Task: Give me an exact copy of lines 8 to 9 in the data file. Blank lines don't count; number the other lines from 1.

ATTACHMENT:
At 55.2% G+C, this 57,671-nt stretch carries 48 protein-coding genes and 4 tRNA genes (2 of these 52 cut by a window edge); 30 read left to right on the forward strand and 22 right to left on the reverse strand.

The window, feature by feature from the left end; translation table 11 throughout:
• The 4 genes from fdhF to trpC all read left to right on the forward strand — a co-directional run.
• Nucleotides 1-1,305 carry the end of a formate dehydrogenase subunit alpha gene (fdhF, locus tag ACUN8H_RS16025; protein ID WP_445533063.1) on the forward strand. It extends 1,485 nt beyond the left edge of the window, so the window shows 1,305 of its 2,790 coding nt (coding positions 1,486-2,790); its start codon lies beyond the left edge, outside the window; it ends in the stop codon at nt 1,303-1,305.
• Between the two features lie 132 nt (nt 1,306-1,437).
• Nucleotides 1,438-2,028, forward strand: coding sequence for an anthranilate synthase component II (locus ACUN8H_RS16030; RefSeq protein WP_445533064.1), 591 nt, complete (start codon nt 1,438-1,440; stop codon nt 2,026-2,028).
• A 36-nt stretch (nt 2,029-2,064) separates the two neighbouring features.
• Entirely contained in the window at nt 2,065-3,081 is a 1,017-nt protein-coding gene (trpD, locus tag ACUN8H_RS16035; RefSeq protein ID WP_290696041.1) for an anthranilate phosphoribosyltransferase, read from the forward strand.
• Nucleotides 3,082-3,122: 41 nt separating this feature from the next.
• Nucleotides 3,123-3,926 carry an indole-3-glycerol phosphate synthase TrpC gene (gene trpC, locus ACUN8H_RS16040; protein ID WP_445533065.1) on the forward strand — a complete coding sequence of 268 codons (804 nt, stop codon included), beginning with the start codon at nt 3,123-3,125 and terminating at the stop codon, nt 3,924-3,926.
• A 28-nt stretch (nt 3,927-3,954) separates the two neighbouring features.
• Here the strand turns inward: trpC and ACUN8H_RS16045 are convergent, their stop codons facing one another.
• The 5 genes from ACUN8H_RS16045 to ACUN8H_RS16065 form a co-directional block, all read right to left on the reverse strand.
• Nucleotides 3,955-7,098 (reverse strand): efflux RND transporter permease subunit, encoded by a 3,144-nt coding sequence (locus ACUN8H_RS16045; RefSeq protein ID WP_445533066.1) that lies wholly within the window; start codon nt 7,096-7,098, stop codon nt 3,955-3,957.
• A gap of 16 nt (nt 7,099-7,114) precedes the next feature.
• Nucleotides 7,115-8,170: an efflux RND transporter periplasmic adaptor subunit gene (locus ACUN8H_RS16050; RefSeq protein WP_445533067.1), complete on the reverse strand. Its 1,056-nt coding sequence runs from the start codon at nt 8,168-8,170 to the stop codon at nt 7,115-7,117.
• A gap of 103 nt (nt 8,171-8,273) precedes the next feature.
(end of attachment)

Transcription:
• Entirely contained in the window at nt 2,065-3,081 is a 1,017-nt protein-coding gene (trpD, locus tag ACUN8H_RS16035; RefSeq protein ID WP_290696041.1) for an anthranilate phosphoribosyltransferase, read from the forward strand.
• Nucleotides 3,082-3,122: 41 nt separating this feature from the next.